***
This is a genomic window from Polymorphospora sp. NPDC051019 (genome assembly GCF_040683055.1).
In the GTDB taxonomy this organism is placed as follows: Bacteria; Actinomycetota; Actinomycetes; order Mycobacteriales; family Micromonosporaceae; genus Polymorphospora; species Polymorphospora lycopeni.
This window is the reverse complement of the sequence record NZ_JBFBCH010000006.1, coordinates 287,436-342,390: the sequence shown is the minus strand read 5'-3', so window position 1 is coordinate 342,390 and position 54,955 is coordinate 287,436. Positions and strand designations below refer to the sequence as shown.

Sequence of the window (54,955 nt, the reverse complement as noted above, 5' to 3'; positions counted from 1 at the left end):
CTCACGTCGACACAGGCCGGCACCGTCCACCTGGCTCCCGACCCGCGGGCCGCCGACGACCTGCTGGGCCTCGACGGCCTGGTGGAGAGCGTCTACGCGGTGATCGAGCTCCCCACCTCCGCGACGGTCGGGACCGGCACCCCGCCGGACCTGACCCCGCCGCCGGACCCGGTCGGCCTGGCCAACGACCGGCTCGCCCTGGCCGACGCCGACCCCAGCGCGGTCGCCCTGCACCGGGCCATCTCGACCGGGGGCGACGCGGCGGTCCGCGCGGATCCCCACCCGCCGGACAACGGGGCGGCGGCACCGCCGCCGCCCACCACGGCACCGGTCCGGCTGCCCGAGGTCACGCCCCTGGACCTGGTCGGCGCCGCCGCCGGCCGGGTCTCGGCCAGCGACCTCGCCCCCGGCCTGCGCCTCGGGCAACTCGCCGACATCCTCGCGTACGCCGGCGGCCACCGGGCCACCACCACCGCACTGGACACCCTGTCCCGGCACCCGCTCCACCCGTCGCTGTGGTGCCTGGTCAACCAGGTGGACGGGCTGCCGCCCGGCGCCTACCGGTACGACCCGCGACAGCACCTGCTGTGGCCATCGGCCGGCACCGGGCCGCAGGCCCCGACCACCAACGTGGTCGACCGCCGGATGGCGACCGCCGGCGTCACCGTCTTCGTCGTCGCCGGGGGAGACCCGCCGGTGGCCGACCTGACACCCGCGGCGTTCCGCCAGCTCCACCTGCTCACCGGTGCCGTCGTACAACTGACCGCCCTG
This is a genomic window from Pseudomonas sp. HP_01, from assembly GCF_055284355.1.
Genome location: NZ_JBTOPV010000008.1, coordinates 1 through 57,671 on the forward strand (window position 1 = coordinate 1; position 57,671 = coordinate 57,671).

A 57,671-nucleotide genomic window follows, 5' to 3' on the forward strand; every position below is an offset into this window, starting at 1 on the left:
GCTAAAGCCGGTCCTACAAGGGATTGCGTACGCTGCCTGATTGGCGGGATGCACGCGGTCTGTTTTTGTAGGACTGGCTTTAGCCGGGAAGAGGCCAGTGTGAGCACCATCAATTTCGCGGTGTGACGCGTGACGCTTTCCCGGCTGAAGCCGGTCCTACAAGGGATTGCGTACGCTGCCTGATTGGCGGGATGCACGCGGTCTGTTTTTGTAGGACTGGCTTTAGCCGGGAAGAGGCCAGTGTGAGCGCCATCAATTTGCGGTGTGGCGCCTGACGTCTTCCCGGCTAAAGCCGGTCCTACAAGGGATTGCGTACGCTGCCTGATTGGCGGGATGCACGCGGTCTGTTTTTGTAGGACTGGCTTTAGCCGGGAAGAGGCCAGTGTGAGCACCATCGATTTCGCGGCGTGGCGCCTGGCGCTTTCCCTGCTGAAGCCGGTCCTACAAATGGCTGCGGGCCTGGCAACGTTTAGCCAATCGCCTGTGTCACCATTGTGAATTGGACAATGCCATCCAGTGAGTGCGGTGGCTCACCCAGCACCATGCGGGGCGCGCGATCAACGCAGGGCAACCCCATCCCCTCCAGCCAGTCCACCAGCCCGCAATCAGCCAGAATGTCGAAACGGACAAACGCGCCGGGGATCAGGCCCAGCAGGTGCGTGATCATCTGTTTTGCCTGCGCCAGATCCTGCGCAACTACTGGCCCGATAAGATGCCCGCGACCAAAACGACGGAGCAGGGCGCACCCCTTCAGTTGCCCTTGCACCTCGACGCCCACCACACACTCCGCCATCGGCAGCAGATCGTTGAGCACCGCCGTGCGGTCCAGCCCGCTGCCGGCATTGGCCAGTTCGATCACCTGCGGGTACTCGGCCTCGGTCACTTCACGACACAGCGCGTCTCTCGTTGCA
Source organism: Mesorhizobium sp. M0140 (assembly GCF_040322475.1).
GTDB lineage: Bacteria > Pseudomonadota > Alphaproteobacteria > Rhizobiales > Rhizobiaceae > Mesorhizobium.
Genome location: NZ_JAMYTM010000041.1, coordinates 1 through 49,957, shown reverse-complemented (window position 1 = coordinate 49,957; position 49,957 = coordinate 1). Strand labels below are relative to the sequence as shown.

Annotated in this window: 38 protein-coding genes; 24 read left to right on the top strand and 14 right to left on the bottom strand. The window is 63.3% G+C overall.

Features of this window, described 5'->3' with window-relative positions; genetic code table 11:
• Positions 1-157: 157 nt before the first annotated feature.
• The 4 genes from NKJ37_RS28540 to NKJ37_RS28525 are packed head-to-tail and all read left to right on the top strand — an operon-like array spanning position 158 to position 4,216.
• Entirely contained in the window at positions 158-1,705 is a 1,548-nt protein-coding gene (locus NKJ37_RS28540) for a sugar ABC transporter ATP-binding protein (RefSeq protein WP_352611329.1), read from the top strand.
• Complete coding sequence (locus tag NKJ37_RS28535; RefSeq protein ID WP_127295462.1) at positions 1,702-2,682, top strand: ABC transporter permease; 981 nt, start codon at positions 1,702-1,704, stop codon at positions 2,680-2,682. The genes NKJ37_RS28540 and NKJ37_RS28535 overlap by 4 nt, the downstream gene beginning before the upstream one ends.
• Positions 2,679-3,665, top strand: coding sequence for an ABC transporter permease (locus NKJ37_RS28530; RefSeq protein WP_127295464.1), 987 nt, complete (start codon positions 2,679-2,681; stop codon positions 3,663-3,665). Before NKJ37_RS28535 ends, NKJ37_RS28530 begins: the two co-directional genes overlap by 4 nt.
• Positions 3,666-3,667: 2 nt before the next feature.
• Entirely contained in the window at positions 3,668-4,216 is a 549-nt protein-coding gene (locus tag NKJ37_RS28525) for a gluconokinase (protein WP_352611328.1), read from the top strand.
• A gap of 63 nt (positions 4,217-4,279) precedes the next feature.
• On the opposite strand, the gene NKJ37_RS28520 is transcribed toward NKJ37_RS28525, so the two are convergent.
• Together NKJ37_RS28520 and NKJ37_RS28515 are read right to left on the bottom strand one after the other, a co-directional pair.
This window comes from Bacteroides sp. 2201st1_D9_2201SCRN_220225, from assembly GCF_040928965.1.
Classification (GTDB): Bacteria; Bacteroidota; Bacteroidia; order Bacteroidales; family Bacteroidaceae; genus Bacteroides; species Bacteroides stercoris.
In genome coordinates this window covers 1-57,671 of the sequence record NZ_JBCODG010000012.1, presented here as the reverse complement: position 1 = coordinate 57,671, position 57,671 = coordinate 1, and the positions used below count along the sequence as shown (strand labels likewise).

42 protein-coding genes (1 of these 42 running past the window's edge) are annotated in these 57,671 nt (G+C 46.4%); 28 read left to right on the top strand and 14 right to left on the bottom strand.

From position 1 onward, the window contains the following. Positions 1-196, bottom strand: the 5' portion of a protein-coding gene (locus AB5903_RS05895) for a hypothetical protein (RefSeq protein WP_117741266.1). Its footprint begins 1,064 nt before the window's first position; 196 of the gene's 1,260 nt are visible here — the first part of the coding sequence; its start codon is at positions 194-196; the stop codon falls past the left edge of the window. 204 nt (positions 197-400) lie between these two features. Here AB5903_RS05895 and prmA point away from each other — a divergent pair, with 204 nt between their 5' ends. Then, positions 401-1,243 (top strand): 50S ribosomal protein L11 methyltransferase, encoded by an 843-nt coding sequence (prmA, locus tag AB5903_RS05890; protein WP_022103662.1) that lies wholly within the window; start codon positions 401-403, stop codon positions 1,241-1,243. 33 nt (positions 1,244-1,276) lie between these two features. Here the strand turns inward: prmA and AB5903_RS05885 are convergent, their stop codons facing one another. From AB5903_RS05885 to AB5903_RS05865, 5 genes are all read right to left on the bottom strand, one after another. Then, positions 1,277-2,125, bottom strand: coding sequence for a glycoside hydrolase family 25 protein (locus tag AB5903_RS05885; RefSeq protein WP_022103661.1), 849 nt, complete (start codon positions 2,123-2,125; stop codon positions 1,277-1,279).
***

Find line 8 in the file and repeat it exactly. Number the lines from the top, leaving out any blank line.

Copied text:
A 57,671-nucleotide genomic window follows, 5' to 3' on the forward strand; every position below is an offset into this window, starting at 1 on the left: